Old and Damaged Wheel
As with all items, age can wear down integrity. Spokes are no different. An old bicycle wheel with old spokes will be weaker than brand new ones.
You can always check the spokes to make sure they are tight enough and so long as there are no cracks in the rim, they will work.
However, they may not stand up as well against potholes or being dropped on the ground. The same goes for cheaper wheels and spokes.
Tension is the most important aspect, but it will only do so much on a spoke made from cheap materials. Any wheel that has damage or missing spokes should not be used.
Cracks in the rim will increase the chance of a broken spoke and can damage other parts of the bicycle.
Having a new spoke will lead to more strength and better tension. Older spokes are more likely to come loose as you ride.
As mentioned, the tension of spokes is important to the overall integrity of the wheel. Too loose and they can break off but being too tight is just as problematic.
Overly tightened spokes can crack the rim as a result of too much force.
Having more spokes on the back wheel reduces the risk of cracked rims, but they need to be maintained at the right tension. A 36-spoke back wheel is ideal.
Use this guide and the manufacturers guide to determine the right tension for your bike spokes. Over time, tight spokes will damage the rim which will interfere with steering and control of the bicycle.
Too Much Weight
The thin nature of spokes makes you think as though any weight would cause them to buckle.
The tension created between the spokes and the rim is what gives them strength to hold up the bicycle and rider.
Too much weight can put unnecessary pressure on the spokes, but unless they are already damaged or loose, they should not break.
There are spokes designed to fit on wider rims and to support heavier weights, so repenting on the rider may be a better option to reduce risk of breakage.
The majority of bikes are designed to support up to 220 pounds. If you are significantly heavier than this, you may want to look at bicycles designed for heavier weights so as not to wear the bicycle down too quickly.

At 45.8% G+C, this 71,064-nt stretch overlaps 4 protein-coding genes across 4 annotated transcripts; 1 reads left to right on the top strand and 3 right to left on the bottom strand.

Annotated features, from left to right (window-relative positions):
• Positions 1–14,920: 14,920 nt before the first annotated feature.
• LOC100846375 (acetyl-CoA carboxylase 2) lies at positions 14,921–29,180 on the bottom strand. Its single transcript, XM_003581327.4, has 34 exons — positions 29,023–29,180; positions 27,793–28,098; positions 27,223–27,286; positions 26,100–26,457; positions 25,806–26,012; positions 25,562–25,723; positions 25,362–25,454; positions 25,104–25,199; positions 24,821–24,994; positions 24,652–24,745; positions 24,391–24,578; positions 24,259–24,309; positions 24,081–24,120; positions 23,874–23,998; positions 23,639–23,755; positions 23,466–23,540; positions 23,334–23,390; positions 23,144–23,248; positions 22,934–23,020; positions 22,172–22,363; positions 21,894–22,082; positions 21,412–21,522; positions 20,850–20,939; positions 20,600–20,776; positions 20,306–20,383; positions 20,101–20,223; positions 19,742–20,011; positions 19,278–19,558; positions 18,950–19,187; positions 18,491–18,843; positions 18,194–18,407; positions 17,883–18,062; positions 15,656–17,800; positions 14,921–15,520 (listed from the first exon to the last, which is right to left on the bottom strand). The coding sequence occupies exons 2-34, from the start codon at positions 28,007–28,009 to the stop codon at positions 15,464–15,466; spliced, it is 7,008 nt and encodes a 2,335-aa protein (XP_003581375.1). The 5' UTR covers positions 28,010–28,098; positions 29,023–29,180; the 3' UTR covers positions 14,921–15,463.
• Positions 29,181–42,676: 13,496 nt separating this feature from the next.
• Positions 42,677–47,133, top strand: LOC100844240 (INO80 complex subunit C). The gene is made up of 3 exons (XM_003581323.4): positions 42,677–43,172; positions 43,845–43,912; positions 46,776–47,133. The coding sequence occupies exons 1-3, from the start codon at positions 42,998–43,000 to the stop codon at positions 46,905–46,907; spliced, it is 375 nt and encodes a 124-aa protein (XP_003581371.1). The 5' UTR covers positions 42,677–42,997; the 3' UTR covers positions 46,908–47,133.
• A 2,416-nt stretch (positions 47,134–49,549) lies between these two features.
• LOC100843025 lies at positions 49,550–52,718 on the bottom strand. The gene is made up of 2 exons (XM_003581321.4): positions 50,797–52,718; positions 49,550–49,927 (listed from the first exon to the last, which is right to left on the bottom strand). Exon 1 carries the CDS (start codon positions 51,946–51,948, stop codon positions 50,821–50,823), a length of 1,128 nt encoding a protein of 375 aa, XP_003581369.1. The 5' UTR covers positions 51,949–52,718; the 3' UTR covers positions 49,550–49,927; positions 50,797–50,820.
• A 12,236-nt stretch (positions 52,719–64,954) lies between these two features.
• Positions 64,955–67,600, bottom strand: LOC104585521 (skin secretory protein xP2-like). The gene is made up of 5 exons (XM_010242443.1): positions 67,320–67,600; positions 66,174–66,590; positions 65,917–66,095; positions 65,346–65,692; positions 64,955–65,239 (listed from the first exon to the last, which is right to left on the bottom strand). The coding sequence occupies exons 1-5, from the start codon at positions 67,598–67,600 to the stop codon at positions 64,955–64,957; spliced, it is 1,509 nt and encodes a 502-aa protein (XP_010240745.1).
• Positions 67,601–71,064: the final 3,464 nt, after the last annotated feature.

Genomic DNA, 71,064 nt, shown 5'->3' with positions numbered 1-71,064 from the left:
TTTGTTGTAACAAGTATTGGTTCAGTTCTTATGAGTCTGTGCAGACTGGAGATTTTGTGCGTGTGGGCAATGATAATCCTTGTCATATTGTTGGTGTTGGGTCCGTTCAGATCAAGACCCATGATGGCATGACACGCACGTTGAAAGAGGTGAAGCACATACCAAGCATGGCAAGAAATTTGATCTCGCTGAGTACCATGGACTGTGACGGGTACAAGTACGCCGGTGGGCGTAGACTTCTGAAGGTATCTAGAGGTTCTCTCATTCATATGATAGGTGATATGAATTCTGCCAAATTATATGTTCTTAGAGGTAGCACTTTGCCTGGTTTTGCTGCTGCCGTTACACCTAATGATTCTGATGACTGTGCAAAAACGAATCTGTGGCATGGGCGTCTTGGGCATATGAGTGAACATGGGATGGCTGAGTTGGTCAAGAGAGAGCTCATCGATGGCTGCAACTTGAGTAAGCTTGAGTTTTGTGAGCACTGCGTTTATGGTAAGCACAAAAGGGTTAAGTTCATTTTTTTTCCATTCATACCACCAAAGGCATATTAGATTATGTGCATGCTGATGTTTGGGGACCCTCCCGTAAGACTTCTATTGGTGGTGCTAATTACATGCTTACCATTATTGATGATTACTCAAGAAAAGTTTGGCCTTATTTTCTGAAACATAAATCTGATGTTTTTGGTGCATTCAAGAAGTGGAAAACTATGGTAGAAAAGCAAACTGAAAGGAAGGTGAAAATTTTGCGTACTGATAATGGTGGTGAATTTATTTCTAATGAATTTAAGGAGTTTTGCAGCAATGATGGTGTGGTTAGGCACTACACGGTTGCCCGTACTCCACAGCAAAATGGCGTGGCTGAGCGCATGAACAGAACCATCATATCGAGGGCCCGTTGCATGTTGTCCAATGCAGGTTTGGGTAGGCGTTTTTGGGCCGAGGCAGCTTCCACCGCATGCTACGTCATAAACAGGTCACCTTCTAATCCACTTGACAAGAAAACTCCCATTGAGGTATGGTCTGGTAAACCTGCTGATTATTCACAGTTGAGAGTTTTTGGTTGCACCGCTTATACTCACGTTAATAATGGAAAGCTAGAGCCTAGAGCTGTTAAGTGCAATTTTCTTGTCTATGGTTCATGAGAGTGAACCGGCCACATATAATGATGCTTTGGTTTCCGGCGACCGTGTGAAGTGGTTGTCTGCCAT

Type of Alloy Spoke Is Made From
Spokes can be made from different materials. Typically, an alloy of magnesium or aluminum is used. Alloys provide more strength than the original metals.
Cyclists like the sleek look of magnesium alloy spokes, because there are usually fewer of them used. As great as the look, this fewer number of spokes can lead to easier breakage.
With aluminum alloy spokes, you get lightweight spokes that are tough and durable. Magnesium alloy has great resistance to corrosion but at elevated temperature can begin to break down.
Over time, living in a hot climate can weaken your magnesium alloy spokes. Aluminum alloy spokes can withstand warm temperatures and are designed to handle colder weather better than other materials too.
The thin nature of the spokes does put them at risk for breaking over time and wear.
Using Child Seats
Having a child seat at the rear of the bicycle increases the weight on the back tire. This increases the forces placed on the rear spokes.
As mentioned, spokes are designed to hold up to 220 pounds, but this extra weight will wear down the spokes quicker.
It will be important to keep checking spoke tension if you have a child seat.
An improperly attached child seat can also contribute to a broken spoke. Uneven pressure to the tires can increase force to spokes on one side.
This can cause the rims to crack as spokes loosen under the pressure.,
A broken bicycle spoke is not the worst thing, but it can be an expensive repair and a hassle.
It is better to take preventative action and keep the tension of your spokes right at all times. There are several causes to the question “Why Do Bicycle Spokes Break”, and now you know them.
Spokes, along with other components of the bicycle will wear over time, but you can prevent them from breaking before their time is up.
I recommend watching out for these factors so you can take care of your spokes. With proper maintenance and forward thinking, spokes will be good, and your bicycle can ride you off into the sunset.